G-Man: The Rise & Fall of Melvin Purvis
Melvin Horace Purvis. To many people today, the name means nothing. But it was not so long ago that Purvis was a household name, and over 260,000 boys and girls were digging through boxes of Post Toasties breakfast cereal to get their very own decoder rings and Junior G-Man badges. Purvis, the Timmonsville native with the unassuming name, skyrocketed to such fame in the 1930s as the leader of the FBI team that took down some of the biggest gangsters of his day, including John Dillinger, "Baby Face" Nelson and "Pretty Boy" Floyd. His death in 1960 from a gun shot to the head is still shrouded in mystery. Was it a suicide, as first reported? Was it an accidental shooting? Or was there something more sinister behind it?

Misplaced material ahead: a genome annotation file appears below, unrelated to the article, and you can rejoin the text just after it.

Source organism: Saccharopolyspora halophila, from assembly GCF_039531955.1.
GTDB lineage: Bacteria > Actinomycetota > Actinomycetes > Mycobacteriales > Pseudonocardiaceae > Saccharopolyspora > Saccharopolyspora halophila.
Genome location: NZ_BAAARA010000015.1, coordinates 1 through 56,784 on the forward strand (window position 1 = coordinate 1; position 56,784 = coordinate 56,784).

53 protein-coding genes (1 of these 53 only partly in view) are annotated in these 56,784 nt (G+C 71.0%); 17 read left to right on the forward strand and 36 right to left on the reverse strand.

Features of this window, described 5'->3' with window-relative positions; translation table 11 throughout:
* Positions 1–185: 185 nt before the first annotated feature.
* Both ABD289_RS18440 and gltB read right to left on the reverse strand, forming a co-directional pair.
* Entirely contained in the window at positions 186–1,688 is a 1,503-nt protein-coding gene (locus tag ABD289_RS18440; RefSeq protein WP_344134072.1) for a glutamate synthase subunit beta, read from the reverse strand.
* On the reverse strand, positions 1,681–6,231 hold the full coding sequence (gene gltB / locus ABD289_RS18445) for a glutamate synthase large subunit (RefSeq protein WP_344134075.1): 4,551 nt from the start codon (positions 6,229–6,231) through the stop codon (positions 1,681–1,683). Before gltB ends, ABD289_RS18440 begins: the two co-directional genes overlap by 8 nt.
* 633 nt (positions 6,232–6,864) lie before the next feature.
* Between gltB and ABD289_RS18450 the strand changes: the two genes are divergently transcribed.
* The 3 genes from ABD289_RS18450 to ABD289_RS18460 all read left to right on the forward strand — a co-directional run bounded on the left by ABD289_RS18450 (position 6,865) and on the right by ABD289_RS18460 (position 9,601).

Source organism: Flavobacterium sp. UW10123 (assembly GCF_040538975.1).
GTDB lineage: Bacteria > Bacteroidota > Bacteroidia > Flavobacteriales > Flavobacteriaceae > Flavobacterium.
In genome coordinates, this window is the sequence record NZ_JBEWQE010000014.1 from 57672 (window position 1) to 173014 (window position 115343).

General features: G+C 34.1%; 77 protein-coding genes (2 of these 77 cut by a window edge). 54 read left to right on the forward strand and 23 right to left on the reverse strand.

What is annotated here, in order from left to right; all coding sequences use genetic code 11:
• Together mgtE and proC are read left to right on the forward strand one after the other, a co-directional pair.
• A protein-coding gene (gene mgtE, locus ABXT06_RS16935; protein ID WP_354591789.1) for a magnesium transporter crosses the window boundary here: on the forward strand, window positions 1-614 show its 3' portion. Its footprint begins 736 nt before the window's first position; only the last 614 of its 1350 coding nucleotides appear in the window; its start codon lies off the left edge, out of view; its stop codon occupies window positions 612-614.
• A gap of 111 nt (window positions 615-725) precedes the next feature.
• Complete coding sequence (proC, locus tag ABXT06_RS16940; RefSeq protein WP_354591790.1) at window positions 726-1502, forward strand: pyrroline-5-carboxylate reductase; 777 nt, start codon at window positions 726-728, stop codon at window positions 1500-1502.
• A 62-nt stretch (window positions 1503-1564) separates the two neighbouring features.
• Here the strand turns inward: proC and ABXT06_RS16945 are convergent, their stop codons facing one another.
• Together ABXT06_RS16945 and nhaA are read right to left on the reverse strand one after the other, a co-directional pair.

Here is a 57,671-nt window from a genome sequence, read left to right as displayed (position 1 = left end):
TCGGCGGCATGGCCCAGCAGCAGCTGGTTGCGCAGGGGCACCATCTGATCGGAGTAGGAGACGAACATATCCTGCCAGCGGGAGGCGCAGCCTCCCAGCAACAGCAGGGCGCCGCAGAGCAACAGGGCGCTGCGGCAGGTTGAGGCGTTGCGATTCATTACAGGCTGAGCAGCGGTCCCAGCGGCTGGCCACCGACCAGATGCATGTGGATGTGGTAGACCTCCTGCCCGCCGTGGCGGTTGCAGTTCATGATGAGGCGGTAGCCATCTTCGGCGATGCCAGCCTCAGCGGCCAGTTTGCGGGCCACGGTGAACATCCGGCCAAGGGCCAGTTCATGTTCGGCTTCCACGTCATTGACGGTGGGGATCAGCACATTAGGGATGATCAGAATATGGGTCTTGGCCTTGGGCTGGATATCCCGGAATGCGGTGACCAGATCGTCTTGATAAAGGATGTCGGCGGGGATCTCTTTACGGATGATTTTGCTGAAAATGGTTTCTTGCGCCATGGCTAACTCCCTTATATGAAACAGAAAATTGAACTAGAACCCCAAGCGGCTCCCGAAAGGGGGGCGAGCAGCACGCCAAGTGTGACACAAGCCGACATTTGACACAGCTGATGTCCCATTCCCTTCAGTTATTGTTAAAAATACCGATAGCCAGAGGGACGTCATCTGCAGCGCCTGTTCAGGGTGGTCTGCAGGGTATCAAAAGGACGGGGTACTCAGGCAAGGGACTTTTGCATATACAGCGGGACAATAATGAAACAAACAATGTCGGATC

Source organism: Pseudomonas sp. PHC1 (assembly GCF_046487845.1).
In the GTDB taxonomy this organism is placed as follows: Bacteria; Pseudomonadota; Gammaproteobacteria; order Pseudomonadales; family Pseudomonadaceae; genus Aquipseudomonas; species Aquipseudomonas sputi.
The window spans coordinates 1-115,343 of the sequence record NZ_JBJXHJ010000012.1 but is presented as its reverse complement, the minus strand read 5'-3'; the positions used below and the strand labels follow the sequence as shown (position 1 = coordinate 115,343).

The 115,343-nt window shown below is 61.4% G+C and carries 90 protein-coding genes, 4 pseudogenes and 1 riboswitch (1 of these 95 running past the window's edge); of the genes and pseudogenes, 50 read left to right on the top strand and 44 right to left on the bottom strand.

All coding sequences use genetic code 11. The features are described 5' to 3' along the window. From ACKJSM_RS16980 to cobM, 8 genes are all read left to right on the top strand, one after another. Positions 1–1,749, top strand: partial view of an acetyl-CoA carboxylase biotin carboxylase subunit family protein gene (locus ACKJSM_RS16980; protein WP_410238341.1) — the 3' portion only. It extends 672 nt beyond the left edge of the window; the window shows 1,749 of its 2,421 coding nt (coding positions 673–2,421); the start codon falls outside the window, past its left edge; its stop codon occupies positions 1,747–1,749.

Learn about the man behind the badge in a new "Carolina Stories" program, "G-MAN: The Rise and Fall of Melvin Purvis." Presenting "just the facts, ma'am," the documentary examines Purvis' life and sheds some light on his gruesome death. In the process, "G-MAN" explores the complicated relationship between Purvis and J. Edgar Hoover, the first director of the FBI and the man who some have said was responsible not only for Purvis' meteoric rise, but also his rapid descent back into obscurity.
Honored as one of the ten South Carolina State Library most notable state documents of the year.